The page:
Let me begin by saying that I have spent a lot of money this break.
Somehow, I ended up buying a lot of CDs. I don’t regret that. I’m just sad because I’m broke.
Anyway, if you have a chance and want to listen to some good music, listen to these:
3. Amarantine by Enya (Christmas gift from my my younger sister, actually)
4. Fireflies and Songs by Sara Groves
5. My Medea by Vienna Teng (I got a couple of songs from Warm Strangers and Waking Hour, and by far, “My Medea” is my favorite.)
6. Us by Regina Spektor (Soviet Kitsch)
7. Hero by Regina Spektor (500 Days of Summer)
Links lead to their respective Amazon pages, if available.
A friend of mine introduced me to Vienna Teng by sending me a link to “Gravity”. I noticed three things: that Vienna Teng was Asian, classically trained in piano, and that the song was awesome. Most of her songs are a sort of hit and miss with me – if I hear a song and I love it, then I’ll really love it and listen to it on repeat for the next 48 hours. If I don’t like it, then I really don’t like it. Some of the lyrics don’t catch me, and some do. However, there is no doubt that Vienna Teng is gifted in words and melody. Her music has a very unique feel.
“My Medea” is a good example. Haunting and intense, the song refers to a woman in Greek mythology who left a trail of destruction wherever she went. She murdered her children, murdered a pair of lovers, tried to destroy her former husband, Jason (yes, that Jason). I wonder what eventually happened to her. Vienna Teng also drew from the legend of the labyrinth (Crete?) and “a curse for every mile of ocean crossed” which sounds familiar but which I can’t place. Ouch.
It took me a while to understand the song.
Amarantine is my favorite Enya album so far. Even with the songs with the made up languages, I was humming along, not knowing whatever the heck I was singing. It was cool. “Amarantine,” the title track, is my new favorite love song. I am also in awe of Enya’s lyricist, Roma Ryan. She paints pictures with words, while Enya, the “sonic architect,” builds towers out of sound. Altogether, the music has the effect of making me feel as if I’m a pilgrim who has been on a long journey and has only just found her way home.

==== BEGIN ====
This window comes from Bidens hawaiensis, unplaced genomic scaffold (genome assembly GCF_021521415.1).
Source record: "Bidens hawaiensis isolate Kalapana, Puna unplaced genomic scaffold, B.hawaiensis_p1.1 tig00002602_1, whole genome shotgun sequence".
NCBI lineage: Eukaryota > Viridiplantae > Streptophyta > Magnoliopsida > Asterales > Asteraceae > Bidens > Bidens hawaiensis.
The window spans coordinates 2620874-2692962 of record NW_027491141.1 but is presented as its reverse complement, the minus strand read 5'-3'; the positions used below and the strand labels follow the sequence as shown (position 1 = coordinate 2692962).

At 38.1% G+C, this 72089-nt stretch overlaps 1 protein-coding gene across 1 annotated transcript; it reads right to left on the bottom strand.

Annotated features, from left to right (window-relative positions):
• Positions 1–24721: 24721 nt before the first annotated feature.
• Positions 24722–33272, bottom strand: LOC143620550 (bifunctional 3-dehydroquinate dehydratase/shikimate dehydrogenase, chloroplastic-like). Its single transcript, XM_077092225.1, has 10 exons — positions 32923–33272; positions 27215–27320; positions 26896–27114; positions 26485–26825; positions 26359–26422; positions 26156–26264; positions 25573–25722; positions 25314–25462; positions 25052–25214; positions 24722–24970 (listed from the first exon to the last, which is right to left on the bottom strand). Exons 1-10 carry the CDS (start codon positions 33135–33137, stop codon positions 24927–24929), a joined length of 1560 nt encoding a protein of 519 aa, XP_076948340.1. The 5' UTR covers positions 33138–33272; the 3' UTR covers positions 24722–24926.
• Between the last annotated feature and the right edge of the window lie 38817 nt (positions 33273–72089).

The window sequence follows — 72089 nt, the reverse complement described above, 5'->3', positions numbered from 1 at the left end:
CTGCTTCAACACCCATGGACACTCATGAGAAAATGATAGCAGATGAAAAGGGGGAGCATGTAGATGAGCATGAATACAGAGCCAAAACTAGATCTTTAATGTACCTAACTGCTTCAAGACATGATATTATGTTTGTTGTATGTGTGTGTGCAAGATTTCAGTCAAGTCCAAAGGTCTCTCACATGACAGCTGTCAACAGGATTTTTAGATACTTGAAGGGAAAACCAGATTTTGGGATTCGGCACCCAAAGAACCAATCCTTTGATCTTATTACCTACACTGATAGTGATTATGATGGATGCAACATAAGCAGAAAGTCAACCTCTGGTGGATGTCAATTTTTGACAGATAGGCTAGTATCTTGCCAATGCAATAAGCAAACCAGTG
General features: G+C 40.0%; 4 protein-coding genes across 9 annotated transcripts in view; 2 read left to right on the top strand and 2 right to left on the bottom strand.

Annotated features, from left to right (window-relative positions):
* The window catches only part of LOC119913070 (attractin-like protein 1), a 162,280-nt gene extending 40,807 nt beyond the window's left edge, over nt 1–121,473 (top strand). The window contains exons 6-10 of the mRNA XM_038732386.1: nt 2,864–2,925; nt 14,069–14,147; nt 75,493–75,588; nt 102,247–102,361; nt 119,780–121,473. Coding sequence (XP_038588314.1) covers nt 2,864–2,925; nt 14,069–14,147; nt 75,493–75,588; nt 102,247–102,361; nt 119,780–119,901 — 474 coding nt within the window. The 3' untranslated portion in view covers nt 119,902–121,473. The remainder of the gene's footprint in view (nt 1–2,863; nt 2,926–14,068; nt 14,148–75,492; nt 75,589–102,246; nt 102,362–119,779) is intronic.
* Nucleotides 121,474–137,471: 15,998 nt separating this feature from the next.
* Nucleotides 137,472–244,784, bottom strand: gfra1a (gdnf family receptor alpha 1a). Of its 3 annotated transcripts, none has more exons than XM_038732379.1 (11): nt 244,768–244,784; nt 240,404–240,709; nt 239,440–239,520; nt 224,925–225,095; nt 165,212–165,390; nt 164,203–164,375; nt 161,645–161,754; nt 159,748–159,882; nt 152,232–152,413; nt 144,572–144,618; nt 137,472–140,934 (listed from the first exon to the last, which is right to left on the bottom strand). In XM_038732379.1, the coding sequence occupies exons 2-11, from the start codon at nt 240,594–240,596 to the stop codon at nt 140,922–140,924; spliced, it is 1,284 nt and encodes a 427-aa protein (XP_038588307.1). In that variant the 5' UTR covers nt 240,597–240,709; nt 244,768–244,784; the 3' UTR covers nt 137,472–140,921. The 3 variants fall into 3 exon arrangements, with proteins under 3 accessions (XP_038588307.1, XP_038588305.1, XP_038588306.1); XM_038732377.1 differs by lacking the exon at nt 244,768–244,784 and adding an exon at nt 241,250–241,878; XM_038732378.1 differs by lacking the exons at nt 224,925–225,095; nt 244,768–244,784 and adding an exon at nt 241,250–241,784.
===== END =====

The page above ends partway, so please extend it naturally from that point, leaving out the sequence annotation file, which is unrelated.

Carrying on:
And indeed, home is a theme that Roma Ryan and Enya explore in this album.
You know when you give your love away
It opens your heart, everything is new
And you know time will always find a way
To let your heart believe it’s true.
(Who says that rhyming poetry is for 5th graders? Heidi Montag has nothing on Roma Ryan.)
Amazon had a $5 for one mp3 album deal over break, and I got “Fireflies and Songs” by Sara Groves. I hadn’t listened to any of her music beforehand, just heard references to her by Meredith Andrews and Christa Wells (Sara Groves’ vocals are featured on “Frame the Clouds,” incidentally). A housewife and mother of three children, Sara Groves released nine albums, her most recent being the one I just bought. I immediately fell in love with her songwriting, but her voice was an acquired taste. At times, I felt that her voice was a little too scratchy. The real beauty is perhaps in her lyrics. They are very very honest – so much is about everyday life. Kitchens, fireflies, friendship, tables, and houses. So much is about singing “for the beauty that’s to be found” as written in the gem “Setting Up the Pins.” Another favorite is “Love.”
love I made it mine
I made it small I made it blind
I followed hard only to find
it wasn’t love
it wasn’t love
love of songs and pen
oh love of movie endings
takes out the break
leaves out the bend
love not of you
love not of me
come hold us up
come set us free
not as we know it
but as it can be
People can identify with the small things, like chairs and tables and children and kittens, but perhaps that is where we look last for the important things. Things we need to be reminded of. To me, her songs will always be about the beauty found in ordinary things, the aliveness to be liven in everyday life, the grace of God reflected back in little simple things like friendships and kindnesses, and a love that is bigger than we know.
Will I buy anything else by her? Perhaps.
(And the song “It’s Me” brings a lump to my throat every time I hear it. Shhh don’t tell anyone.)